By RYAN KING
PORT AUX BASQUES — The first weekend in August saw the return of Astrolabe Days after COVID-19 forced a cancellation of the longstanding annual event. During the three-day celebration, the town celebrates local heritage, including performances by local musicians and various activities for all ages. This year, the festivities were scheduled from July 31 to August 2.
This year’s was the 40th anniversary of the discovery of the astrolabes. Wayne Mushrow, who discovered them in the 80s, returned this weekend to promote his new book, Amazing Ancient Astrolabe Adventure.
Unfortunately, due to the poor weather over the weekend, the music at Scott’s Cove was cancelled on Friday, Zumba with Amanda Matthews on Saturday was postponed, and the fireworks scheduled for Monday were delayed until Tuesday night. Music at Scott’s Cove on Monday was also postponed.
“The weather has not been good to us,” noted Shauna Strickland, Recreation Director and Economic Development Strategist for the Town of Channel-Port aux Basques.
The pandemic also had an impact on the scheduled events for Astrolabe Days this year. In previous years, many more activities and games took place at Scott’s Cove Park, like the highly popular dunk tank. Due to the protocols that came into practice thanks to COVID-19, many of these activities had to be curtailed.
“The family fun day brings people out for a fun afternoon of games and music, but with regulations on social distancing, rules on cleaning frequently used items, and trying to organize games, ensuring everyone’s safety would have been a challenge this year,” said Strickland.
Nonetheless, there were still plenty of options to help residents mark the occasion. On Friday, kids attended arts and crafts at the Bruce II Sports Centre. Later in the afternoon at the Railway Heritage Museum, Melissa Samms hosted a free storytelling show that offered tea and traditional Newfoundland pastries. Saturday morning included a ‘Free Kiddie Gym’ at the Bruce II and a free open swim.
On Sunday there was a Free Heritage Boat Tour in the afternoon, and the Railway Heritage Museum hosted author Wayne Mushrow’s book launch.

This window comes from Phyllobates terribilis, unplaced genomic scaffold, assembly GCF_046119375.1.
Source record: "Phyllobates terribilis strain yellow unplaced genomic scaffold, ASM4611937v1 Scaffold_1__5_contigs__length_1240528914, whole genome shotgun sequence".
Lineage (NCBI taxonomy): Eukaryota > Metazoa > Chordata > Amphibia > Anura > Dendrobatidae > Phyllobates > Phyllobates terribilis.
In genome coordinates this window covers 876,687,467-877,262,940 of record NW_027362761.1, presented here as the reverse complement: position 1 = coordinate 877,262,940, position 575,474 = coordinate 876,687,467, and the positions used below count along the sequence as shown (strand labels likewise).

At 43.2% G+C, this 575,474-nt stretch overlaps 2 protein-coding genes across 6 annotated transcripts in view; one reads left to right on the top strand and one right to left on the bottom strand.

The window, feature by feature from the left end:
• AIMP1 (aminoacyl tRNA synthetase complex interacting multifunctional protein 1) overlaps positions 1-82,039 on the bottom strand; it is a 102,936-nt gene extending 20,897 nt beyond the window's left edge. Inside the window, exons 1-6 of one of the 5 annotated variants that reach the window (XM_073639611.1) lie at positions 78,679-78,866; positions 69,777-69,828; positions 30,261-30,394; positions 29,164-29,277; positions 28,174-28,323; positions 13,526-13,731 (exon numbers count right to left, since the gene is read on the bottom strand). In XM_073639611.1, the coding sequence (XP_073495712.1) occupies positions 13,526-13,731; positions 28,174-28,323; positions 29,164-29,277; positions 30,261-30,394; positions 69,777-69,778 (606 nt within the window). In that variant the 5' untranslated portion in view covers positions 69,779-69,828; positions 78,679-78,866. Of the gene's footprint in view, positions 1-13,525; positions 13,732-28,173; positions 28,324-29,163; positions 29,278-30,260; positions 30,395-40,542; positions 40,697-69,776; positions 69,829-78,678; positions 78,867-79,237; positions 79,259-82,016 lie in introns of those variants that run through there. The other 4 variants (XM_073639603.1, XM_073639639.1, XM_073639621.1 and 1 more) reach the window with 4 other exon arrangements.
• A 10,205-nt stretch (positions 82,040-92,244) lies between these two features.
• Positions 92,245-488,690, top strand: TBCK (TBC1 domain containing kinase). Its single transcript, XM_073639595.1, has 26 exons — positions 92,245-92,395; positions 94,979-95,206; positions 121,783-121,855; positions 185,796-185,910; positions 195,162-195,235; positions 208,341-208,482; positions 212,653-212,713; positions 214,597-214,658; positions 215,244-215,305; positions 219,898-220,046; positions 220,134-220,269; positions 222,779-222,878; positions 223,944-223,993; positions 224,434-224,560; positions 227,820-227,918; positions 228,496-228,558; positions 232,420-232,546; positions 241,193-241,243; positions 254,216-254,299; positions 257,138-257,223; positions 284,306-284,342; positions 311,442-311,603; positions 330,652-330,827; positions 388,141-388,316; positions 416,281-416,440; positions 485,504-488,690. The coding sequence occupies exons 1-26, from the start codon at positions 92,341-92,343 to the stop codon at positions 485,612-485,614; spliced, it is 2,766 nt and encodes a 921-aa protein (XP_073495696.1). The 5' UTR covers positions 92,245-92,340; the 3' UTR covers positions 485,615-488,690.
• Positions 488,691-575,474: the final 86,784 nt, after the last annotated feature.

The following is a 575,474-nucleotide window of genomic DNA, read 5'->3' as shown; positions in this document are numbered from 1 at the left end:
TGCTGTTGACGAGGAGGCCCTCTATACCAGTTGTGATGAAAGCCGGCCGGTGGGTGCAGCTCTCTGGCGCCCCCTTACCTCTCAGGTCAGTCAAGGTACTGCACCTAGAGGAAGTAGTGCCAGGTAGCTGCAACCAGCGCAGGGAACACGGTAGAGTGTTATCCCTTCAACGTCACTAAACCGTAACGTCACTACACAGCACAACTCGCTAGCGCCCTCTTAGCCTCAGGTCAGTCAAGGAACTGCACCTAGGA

“The first one I found was in November 26, 1981, and was made in Portugal by Joas Dyas in 1628. They said it was in mint condition, and could fetch a considerable sum on the world market. Two years after that one in the exact same spot I found the second one. There’s no other one like it in the world. It’s made by Adrian Holland in 1617,” said Mushrow.
Monday saw a free ‘Connecting Youth with Culture’ session at the museum for ages 10 to 12, providing the kids with fun train facts, crafts, and snacks. There was also a free senior appreciation event at the museum addressing self-care. There was also some music at Scott’s Cove once the weather allowed.
After delays, the music at Scott’s Cove returned on Tuesday evening, featuring Saltwater Sounds, with the fireworks occurring 20 minutes before the scheduled 10:00 PM time advertised, which seemed to frustrate some residents who posted about it on social media.
Strickland said that attendance for the events was low compared to other years, though the boat tour on Sunday was particularly popular.
The low attendance for the celebration this year was also noticed by kiosk operators at Scott’s Cove.
“Well for starters, we didn’t have the weather. Pretty much what goes on here now seems to take place in the stadium or up at the train-site. Years ago – I’ve been here for that many years I can’t even count – but for all the years that I’ve been here it’s all took place, Astrolabe Days, it all took place down here. Games, everything for the kids,” said Geraldine Fudge, of A&D Down Home Cooking.